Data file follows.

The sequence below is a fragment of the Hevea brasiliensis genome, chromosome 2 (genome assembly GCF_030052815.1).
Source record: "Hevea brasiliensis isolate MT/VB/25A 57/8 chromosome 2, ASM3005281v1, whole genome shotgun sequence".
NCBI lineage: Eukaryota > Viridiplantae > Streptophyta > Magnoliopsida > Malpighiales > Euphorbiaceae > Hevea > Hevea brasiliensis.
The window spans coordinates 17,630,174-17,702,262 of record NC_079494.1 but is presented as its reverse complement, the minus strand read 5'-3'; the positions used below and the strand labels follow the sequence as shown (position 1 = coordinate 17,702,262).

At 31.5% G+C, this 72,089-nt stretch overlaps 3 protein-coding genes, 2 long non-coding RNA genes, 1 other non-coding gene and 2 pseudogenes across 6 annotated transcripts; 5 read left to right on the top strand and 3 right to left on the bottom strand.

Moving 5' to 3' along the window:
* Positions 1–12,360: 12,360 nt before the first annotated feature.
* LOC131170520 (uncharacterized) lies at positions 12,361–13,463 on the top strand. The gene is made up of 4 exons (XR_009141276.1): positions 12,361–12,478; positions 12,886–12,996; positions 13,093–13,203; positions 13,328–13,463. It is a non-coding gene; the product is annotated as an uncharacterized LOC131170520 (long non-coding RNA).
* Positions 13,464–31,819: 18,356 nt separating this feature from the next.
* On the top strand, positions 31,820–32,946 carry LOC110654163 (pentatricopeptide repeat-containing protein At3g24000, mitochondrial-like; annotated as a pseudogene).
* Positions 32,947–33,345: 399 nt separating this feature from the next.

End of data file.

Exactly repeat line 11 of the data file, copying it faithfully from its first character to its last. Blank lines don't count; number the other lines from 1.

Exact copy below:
* Positions 32,947–33,345: 399 nt separating this feature from the next.